Richebourg, Grand Cru, 2017

  Domaine Jean Grivot

A more backward wine than the alluring Echézeaux but even more spectacular. Deep and serious. Layered without being remotely heavy.
This shows great force but nobility and refinement too. Easy to admire now but you can feel it has so much more to give. A tremendous mixture of class and energy, fruit and minerality. This drip-feeds you flavours of hedgerow berry, plum, cherry, mineral and rock. A great in the making.

Contains Sulphites.

About Domaine Jean Grivot

Etienne Grivot succeeded his father, Jean, in 1987, and today presides over 15 hectares of vines spread accross Nuits, Vosne, Vougeot and Echézeaux. This is one of the modern-day, benchmark Burgundian domaines. The estate’s densely-planted old vines (the average age is 40 years old) produce naturally-low yields and, together with Etienne’s organic approach to viticulture and sensitive winemaking, result in vivid, pure, very well-balanced Burgundies. The wines are much more softly extracted than when Etienne first started, the winemaking is incredibly flexible, depending on the vintage, but usually only 5% of stalks are retained, and rarely more than a third of the barrels are new. A reference point for Burgundy of finesse.

Appellation: Richebourg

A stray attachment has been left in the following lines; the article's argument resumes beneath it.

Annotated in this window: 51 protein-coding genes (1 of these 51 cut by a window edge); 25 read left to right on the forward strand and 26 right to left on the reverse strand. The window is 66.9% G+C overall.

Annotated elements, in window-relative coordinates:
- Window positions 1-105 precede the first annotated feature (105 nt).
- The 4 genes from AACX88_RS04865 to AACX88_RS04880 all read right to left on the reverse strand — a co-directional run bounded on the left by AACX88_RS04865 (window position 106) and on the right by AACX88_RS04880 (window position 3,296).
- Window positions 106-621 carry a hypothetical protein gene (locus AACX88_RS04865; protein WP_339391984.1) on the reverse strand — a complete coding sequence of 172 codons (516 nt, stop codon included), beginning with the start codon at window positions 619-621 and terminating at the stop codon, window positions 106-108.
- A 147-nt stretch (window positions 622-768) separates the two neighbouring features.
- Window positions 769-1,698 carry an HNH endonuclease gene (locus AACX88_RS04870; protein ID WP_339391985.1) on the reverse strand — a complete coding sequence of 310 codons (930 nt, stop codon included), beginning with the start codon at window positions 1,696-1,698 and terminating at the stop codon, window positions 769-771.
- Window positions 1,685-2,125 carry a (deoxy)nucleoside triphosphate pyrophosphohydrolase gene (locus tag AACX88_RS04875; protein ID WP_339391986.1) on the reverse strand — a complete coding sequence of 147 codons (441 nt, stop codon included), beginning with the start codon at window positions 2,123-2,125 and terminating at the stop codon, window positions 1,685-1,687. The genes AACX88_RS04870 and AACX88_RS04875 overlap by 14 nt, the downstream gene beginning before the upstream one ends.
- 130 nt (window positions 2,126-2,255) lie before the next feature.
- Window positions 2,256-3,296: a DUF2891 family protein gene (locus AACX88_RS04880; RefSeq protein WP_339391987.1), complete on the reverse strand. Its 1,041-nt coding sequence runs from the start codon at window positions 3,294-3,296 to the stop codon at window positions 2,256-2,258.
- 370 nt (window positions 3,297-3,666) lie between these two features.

Richebourg is one of the great Grands Crus in the Vosne-Romanée commune, behind only to La Romanée, Romanée-Conti and La Tâche in reputation. Its 8 ha are shared between a handful of growers including Domaine de la Romanée-Conti, Domaine Leroy, Grivot, various branches of the Gros family and Domaine Méo-Camuzet. As the name suggests, this is one of the most voluptuous, rich and powerful wines of Burgundy, a sort of Vosne-Romanée on steroids, and has the ability to age for decades.

Grape Type: Pinot Noir

Pinot Noir is the classic grape of red burgundy, whose greatest wines are concentrated in the east and south-east-facing clay/limestone hills of Burgundy's Côte d'Or. A notoriously temperamental variety, Pinot Noir has proved difficult to grow in certain climates and soils and will not tolerate over-cropping. The best examples have wonderfully expressive aromas and thrillingly pure bitter sweet red forest fruit and cherry flavours, developing truffle and game overtones with age. Outside of Burgundy, Pinot Noir has had great success in New Zealand, California’s Carneros, Oregon and the more marginal, cooler districts in Australia. Along with Chardonnay and Pinot Meunier, Pinot Noir is also one of the major components of Champagne.